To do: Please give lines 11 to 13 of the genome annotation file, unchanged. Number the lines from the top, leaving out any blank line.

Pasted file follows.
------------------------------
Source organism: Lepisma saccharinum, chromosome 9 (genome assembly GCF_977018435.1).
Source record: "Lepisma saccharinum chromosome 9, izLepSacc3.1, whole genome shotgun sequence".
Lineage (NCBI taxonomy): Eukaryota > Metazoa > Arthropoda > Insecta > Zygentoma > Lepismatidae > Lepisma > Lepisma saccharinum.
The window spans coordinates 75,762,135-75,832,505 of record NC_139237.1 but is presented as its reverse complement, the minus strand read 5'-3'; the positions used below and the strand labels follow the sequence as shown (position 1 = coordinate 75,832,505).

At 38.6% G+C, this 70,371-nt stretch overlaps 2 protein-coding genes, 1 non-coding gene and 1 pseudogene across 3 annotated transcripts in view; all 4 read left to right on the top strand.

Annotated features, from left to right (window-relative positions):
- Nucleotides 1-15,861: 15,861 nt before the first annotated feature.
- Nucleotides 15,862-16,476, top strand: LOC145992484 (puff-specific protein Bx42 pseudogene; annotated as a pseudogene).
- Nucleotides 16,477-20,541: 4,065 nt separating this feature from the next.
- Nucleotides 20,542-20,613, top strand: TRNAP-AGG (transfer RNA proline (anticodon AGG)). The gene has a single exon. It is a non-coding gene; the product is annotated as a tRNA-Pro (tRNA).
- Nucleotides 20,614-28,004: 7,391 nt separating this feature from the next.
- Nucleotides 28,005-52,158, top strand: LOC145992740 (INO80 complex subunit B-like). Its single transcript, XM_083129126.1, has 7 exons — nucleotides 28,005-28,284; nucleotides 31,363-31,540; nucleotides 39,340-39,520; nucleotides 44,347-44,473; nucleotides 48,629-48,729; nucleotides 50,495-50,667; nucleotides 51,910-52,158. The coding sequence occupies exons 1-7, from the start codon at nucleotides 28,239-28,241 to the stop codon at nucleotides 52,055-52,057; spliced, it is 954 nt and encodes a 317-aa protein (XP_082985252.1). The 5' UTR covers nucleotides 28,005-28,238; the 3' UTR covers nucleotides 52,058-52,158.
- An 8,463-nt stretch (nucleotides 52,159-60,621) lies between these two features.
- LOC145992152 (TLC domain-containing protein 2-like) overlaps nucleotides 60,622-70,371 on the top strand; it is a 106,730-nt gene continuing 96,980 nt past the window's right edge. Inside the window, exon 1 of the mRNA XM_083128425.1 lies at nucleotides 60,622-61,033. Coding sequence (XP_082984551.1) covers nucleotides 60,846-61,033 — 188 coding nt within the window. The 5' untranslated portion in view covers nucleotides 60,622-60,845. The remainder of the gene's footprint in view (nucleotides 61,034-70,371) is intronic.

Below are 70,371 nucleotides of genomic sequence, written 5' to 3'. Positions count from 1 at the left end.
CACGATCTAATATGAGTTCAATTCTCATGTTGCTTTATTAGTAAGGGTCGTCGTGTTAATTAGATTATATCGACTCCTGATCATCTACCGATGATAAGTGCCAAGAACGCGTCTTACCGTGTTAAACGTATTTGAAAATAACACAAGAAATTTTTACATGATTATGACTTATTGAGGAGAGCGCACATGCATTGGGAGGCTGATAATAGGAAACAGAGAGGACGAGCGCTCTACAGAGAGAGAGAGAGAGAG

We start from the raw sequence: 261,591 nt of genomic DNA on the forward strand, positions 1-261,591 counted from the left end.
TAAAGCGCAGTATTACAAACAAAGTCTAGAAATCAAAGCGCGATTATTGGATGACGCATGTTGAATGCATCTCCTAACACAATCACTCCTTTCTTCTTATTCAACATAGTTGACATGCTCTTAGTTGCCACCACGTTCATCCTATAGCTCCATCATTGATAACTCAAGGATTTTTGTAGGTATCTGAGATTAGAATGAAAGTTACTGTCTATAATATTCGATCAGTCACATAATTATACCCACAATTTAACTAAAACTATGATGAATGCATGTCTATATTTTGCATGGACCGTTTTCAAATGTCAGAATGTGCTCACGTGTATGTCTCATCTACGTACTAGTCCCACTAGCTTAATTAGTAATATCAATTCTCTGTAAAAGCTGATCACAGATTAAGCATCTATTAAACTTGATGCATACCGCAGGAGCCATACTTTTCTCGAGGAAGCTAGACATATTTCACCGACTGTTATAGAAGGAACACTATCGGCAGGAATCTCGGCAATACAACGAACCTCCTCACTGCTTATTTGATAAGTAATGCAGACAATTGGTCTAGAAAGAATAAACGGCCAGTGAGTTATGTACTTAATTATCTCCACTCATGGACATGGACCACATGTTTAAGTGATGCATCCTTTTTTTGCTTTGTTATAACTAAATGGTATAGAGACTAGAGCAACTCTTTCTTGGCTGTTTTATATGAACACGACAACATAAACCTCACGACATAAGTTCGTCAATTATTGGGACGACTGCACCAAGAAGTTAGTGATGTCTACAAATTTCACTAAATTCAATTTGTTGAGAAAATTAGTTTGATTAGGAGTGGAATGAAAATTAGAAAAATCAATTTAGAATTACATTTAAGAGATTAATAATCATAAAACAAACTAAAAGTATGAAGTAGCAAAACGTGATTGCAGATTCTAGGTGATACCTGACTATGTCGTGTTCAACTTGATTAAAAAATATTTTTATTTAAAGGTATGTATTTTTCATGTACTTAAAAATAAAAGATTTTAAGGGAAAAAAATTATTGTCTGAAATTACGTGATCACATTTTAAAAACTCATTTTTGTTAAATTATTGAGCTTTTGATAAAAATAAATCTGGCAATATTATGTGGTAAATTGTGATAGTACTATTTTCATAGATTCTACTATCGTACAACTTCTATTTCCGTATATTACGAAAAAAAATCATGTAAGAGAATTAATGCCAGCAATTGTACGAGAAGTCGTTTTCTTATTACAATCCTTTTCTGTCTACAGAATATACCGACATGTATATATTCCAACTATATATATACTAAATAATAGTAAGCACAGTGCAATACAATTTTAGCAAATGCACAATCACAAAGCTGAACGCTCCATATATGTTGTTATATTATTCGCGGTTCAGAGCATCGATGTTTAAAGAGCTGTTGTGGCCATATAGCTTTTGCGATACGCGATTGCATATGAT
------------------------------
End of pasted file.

- Nucleotides 20,614-28,004: 7,391 nt separating this feature from the next.
- Nucleotides 28,005-52,158, top strand: LOC145992740 (INO80 complex subunit B-like). Its single transcript, XM_083129126.1, has 7 exons — nucleotides 28,005-28,284; nucleotides 31,363-31,540; nucleotides 39,340-39,520; nucleotides 44,347-44,473; nucleotides 48,629-48,729; nucleotides 50,495-50,667; nucleotides 51,910-52,158. The coding sequence occupies exons 1-7, from the start codon at nucleotides 28,239-28,241 to the stop codon at nucleotides 52,055-52,057; spliced, it is 954 nt and encodes a 317-aa protein (XP_082985252.1). The 5' UTR covers nucleotides 28,005-28,238; the 3' UTR covers nucleotides 52,058-52,158.
- An 8,463-nt stretch (nucleotides 52,159-60,621) lies between these two features.